by Patrick Appel

Jonah Lehrer examines the cognitive biases surrounding health insurance:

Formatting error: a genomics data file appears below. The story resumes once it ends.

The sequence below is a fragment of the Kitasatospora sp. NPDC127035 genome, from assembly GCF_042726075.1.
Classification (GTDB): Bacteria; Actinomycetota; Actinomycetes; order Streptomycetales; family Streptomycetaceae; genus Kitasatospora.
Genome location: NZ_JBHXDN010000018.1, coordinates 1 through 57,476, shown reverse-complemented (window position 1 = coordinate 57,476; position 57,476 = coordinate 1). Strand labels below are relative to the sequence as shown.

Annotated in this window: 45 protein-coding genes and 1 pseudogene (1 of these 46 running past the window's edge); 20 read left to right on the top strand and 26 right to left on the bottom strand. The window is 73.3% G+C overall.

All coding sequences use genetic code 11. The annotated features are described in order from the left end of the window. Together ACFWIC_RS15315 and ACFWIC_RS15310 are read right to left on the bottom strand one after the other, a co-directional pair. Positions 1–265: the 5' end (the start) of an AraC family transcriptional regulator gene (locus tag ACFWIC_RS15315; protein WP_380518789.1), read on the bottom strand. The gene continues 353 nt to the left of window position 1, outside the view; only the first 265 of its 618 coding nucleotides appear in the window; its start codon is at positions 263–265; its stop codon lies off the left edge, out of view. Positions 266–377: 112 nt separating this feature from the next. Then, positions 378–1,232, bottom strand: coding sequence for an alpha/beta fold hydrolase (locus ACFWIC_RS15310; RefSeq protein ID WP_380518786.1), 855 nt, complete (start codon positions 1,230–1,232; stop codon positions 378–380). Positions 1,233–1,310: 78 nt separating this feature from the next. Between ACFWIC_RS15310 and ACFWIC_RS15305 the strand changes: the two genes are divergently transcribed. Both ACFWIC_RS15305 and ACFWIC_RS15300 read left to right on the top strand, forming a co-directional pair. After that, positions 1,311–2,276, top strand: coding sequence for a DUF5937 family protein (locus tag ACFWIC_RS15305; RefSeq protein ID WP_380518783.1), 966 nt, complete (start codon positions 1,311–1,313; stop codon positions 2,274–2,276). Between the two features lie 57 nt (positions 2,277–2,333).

We don't think about bunions or torn ligaments or strep throat unless, god forbid, the affliction happens to us. Unlike a plane accident or a shark attack, there is nothing newsworthy about ordinary suffering - kidney stones don't make the front page or the 11 o'clock news. (I've got several friends who purchased extended warranties for their computers but don't have health insurance. I'd argue that this irrational contradiction occurs for two reasons: 1) they are overvaluing their computer at the time of purchase, thanks to the endowment effect and 2) it's easier for them to imagine a broken computer than it is to imagine a broken body part.)

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